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“Dear Your Majesty the Queen,
I need to speak to you urgently about my brother Luke. He’s got cancer and the doctors in Australia are being really slack. If I could borrow your top doctor for a few days I know he/she would fix things in no time. Of course Mum and Dad would pay his/her fares even if it meant selling the car or getting a loan. Please contact me at the above address urgently.
This is not a hoax.
Ring the above number and Aunty Iris will tell you.
Hang up if a man answers.“
This is how Two Weeks With The Queen starts.
I like Morris Gleitzman’s books for their tongue-in-cheek humor. But when I finished this book I was struck by the fact that he dealt with difficult issues: homosexuality, cancer and more – in such a wonderful, lighthearted manner.
This is a humorous but deeply moving story about Colin, who refuses to believe that his younger brother is dying of cancer. Colin takes matters in his own hands and decides to go to the top for help, who better than the all mighty Queen? Colin’s efforts to reach Her Majesty are hilarious, surprising and doomed to failure. But even if Colin can’t find a cure for cancer, he does find a way to help some of his new friends, as well as discovering the best thing he can do for Luke and his family. A tender, tough story that could be serve as a read-aloud to discussion the issues together.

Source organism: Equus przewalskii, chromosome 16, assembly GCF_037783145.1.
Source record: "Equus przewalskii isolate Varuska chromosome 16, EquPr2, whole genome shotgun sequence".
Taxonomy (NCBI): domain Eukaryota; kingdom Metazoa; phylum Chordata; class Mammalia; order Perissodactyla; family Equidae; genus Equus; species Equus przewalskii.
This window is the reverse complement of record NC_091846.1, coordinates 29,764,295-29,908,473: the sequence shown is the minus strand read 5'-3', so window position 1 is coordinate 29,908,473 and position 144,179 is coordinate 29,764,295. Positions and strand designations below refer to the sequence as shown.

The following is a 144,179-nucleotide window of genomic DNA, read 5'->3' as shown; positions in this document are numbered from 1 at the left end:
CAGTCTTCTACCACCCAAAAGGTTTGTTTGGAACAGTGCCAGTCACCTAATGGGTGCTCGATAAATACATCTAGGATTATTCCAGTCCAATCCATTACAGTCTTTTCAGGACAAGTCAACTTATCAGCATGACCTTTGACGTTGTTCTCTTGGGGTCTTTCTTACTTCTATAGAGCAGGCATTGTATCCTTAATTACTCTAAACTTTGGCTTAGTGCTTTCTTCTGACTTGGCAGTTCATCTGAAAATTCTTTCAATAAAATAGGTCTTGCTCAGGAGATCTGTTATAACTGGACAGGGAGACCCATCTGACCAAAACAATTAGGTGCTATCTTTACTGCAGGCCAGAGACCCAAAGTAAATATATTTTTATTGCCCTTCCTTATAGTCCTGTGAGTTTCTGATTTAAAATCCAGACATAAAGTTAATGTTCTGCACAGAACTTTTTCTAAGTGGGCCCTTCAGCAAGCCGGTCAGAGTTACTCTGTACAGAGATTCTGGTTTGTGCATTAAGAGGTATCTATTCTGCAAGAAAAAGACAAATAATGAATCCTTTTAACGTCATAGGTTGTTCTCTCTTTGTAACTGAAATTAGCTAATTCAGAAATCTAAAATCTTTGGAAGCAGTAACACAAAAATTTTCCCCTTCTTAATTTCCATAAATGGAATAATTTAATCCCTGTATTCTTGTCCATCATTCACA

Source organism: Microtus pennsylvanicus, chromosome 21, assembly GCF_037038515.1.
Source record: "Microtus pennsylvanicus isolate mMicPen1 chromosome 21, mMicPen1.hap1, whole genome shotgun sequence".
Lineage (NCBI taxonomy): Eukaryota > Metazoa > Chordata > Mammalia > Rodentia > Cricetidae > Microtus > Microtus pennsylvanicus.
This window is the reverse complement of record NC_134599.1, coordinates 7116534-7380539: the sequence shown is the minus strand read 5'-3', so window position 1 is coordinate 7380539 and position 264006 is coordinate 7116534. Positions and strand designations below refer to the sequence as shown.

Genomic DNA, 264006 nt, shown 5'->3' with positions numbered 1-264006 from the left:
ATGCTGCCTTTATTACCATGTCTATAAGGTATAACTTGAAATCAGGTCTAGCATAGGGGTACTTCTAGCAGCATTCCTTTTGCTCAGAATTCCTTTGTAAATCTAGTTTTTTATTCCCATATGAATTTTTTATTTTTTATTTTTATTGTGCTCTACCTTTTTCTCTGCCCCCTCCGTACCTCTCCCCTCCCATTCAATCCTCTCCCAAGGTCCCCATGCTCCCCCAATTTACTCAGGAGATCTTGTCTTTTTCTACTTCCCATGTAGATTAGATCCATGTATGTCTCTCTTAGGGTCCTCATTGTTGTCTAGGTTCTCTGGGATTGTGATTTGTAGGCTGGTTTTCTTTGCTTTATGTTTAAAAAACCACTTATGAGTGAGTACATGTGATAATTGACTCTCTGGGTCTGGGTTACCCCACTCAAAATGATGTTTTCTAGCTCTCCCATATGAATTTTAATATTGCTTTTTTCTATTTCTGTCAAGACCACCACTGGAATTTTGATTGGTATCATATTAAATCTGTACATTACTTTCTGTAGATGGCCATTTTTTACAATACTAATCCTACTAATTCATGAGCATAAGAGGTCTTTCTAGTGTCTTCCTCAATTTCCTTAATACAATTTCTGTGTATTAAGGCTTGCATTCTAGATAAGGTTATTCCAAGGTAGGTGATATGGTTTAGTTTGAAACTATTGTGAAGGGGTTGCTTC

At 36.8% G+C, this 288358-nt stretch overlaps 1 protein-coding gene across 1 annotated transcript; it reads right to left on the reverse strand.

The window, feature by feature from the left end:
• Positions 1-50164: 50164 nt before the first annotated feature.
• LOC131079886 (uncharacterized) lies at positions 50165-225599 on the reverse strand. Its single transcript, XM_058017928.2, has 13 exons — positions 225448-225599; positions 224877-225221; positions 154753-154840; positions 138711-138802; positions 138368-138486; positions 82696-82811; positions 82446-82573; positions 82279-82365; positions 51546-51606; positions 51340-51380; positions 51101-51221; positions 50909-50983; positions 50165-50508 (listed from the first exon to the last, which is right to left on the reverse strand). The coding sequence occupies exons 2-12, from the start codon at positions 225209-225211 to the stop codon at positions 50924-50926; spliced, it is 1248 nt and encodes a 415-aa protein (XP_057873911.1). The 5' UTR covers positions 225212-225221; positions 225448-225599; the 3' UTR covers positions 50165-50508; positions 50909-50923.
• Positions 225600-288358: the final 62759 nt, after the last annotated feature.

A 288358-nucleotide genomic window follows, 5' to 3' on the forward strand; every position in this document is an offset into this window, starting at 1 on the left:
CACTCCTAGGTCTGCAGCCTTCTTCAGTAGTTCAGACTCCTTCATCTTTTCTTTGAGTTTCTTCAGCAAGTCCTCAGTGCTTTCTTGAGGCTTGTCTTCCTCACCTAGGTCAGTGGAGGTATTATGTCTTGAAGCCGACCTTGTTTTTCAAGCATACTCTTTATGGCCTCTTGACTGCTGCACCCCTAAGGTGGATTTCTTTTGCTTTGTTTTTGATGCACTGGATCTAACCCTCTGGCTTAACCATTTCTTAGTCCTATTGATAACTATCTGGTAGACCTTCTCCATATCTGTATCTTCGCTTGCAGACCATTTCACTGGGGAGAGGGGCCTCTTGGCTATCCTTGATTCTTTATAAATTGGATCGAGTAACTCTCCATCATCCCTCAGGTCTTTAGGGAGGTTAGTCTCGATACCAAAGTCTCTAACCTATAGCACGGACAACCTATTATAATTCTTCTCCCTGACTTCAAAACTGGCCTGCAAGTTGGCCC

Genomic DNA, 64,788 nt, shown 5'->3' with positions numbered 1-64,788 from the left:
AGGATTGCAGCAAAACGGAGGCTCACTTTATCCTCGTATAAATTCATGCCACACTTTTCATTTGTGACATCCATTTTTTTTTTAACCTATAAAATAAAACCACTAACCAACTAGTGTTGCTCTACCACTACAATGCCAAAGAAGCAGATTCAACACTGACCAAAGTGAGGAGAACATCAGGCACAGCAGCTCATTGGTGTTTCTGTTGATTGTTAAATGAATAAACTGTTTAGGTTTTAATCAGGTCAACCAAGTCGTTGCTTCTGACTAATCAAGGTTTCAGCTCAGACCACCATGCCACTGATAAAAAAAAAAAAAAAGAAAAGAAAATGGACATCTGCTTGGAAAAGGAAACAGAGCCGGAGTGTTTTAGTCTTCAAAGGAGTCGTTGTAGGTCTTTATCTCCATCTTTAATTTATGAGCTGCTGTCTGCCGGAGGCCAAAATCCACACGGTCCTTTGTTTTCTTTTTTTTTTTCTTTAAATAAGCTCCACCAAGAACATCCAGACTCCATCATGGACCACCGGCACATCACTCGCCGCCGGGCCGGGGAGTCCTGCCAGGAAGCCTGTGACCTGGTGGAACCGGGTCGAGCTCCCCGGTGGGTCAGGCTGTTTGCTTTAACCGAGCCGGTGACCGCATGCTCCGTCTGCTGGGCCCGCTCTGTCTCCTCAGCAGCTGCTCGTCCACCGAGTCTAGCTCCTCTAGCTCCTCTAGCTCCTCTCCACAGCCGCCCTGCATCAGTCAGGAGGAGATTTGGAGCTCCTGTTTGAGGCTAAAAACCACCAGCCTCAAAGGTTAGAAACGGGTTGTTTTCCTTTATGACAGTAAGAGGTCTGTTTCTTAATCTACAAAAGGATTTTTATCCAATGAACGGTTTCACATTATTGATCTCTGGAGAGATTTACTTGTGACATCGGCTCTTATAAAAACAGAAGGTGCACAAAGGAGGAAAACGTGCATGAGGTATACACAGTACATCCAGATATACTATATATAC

Author website: http://www.morrisgleitzman.com/
Listen to a chapter here: http://www.morrisgleitzman.com/books/fst_intro_2wks.html